14 quick questions with Bklava

We caught up with DJ, vocalist and producer Bklava (yes, she has named herself after everyone’s favourite Lebanese dessert).

Born and raised in South London, Bklava has grown up listening to a wide range of musical styles that has formed her sound today and also shaped her vocals and writing. Her love of dance music began when she was played Lebanese music as a child and her family would dance together at parties.

Bklava also founded Spin Suga which began as a promotion based platform supporting female/non-binary DJs and now acts as a radio show on Platform B and has helped to host DJ workshops and panel talks for young aspiring DJs/producers in and around Brighton. Catch her on Rinse FM, Trickstar or Platform B radio every month.

We caught up with Bklava over email, ahead of the release of her latest track Got It Good.

Growing up, what was your first memory of music?

My mum and Teta (grandma) used to play me Lebanese music that I would dance to. There’s a video of me at the age of two or three, dancing around a footstool trying not to fall.

Did you play any instruments when you were younger? 

I played guitar and piano. I started learning guitar when I was nine and used to record covers. I wrote a song in year 7 about bullying and sold 20 copies for a pound each – I made £20.

What was your first taste of electronic music? 

I was brought up on 90s dance chart music that my mum and uncle would play me, [tracks like] Freed From Desire and I’m a Dreamer. And when I was a bit older, my uncle would play me things like Groove Armada. I was surrounded by a lot of people who loved house music and dubstep at the Brit School and it opened my eyes to that world. I would go to parties and listen to that kind of music before I could get into clubs. 

What made you want to start creating art? 

My first boyfriend was a DJ as well as a producer. We were both into dubstep and house so we would go to loads of raves together. The way performing makes me feel, nothing else has ever really felt so right. I’ve tried other jobs but this is what I’m supposed to do, it makes me so happy and I’ve never got bored of it – it’s what I am going to keep doing.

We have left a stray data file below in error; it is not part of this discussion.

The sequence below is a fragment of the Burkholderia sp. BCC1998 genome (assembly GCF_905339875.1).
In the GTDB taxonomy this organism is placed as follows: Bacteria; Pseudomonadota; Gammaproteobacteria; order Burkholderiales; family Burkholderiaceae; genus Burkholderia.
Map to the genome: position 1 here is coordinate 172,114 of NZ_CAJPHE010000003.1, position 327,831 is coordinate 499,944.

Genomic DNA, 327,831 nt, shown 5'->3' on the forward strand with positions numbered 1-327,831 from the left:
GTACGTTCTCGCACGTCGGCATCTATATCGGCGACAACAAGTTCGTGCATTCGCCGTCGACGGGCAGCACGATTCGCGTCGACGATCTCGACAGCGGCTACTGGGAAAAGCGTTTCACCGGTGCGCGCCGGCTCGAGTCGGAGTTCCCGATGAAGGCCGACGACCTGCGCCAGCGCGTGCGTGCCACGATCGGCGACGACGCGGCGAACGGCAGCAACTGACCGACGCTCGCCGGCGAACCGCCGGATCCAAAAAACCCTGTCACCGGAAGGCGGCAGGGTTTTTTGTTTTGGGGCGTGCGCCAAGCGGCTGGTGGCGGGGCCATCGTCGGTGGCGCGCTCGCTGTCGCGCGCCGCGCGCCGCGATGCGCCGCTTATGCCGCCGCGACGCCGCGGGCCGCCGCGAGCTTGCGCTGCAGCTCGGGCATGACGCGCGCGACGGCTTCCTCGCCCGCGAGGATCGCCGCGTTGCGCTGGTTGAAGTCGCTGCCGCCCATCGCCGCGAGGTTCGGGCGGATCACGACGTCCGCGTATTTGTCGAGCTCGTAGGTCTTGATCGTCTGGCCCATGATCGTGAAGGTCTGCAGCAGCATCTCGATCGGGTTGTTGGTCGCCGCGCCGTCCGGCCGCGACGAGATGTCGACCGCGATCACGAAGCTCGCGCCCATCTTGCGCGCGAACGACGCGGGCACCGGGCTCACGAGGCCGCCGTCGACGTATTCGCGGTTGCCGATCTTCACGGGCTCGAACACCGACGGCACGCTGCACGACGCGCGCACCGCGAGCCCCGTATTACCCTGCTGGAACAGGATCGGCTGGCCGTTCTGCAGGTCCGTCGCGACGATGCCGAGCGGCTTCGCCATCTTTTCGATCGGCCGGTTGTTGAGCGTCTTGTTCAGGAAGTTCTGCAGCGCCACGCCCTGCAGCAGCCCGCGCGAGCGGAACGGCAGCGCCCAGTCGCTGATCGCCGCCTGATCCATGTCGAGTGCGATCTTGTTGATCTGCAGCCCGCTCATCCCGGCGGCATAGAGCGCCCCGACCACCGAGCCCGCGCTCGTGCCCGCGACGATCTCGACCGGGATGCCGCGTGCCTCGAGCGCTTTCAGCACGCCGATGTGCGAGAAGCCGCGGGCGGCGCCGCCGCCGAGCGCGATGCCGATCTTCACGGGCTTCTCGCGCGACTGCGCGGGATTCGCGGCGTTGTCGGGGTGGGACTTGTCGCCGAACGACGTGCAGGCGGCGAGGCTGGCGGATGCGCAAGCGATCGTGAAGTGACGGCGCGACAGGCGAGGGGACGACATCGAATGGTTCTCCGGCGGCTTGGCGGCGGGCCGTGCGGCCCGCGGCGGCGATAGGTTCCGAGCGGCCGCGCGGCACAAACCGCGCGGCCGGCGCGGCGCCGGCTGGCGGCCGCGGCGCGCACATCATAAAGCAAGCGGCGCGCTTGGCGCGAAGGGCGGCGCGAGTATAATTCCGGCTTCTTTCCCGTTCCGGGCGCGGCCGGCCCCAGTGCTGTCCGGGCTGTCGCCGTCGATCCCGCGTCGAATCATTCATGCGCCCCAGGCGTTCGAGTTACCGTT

Why the name Bklava?

It’s possibly one of my favourite desserts and very relevant to my middle-eastern roots. I have attempted to make Baklava twice (barma bi fostoq, the one with all the pistachio in the middle), not unsuccessfully but not up to standard! Still edible! I’m still trying to get it as good as my Teta’s!

Growing up, was there a particular moment that stands out for you and made you think, ‘I want to be doing that’?

It was more a collection of things. I took my time sharing music but whenever I saw my friends do it, it would inspire me to get up there and do it myself. I’ve been writing all my life but it feels crazy to me that people are finally hearing my music.

What’s the first truly memorable gig that you went to? 

I went to see Bring Me the Horizon at the Roundhouse in Camden and was captivated by their full command of the crowd. In my early teens, I used to be well into that scene and went to a lot of gigs – I became pretty good at dodging mosh pits.

What’s the song/album you currently have on repeat? 

Wake You Up by Summer Banton. I discovered her through my “suggested” on insta. She released an EP over the summer called Summary – go check it out!

Who were/are your biggest influences? 

Chakha Khan – the queen of dance and disco, Queen – the musical theatre realness, Kate Bush – the first lady of synth/electronic music, Aretha Franklin – queen of soul, Imogen Heap – music genius, technology wizard, Erykah Badu – pure jams and Amy Winehouse – an angel.

And dream collaborators outside of those influences?

Nile Rogers – every song he has made is a banger, Mark Ronson – he adapts to every artist and everything he touches is magic. Disclosure – I’ve been following them for years and have always been a big fan. Oh, and Kaytranada, he’s got such a good mix of dance and soul.

If you could go back in time, what advice would you give to your younger self?

Keep doing what you’re doing, don’t be hard on yourself and stop trying to rush it! Everything will fall into place in time and the hard work will finally pay off.

Tell me about Spin Suga. 

Spin Suga was started by myself and later joined by my good friend Henna. It’s a DJ collective that promotes a gender balance within the electronic music industry – it’s always been more difficult for females in this industry and this platform exists to help females that want to start DJing. We have done workshops and panels, and we also work in radio, promotion and production. We supported Annie Mac and played our first headline show up in Liverpool this year.

How did CNTRL come about? 

I had the lyrics but not a hook, so I improvised a melody over the track. The backing track is a Wookie beat that got sent over to me. The hook came when I heard that music. In terms of lyrics, my relationship at the time was ending and I was writing about being free, my person and being in control of my life – so the song is an anthem to that particular time. 

What can we expect from you in the future?

I am working on incorporating more of my live vocals into my DJ sets. I also have new music on the way… there are very exciting times ahead. 

Check out Bklava’s newly released track Got It Good

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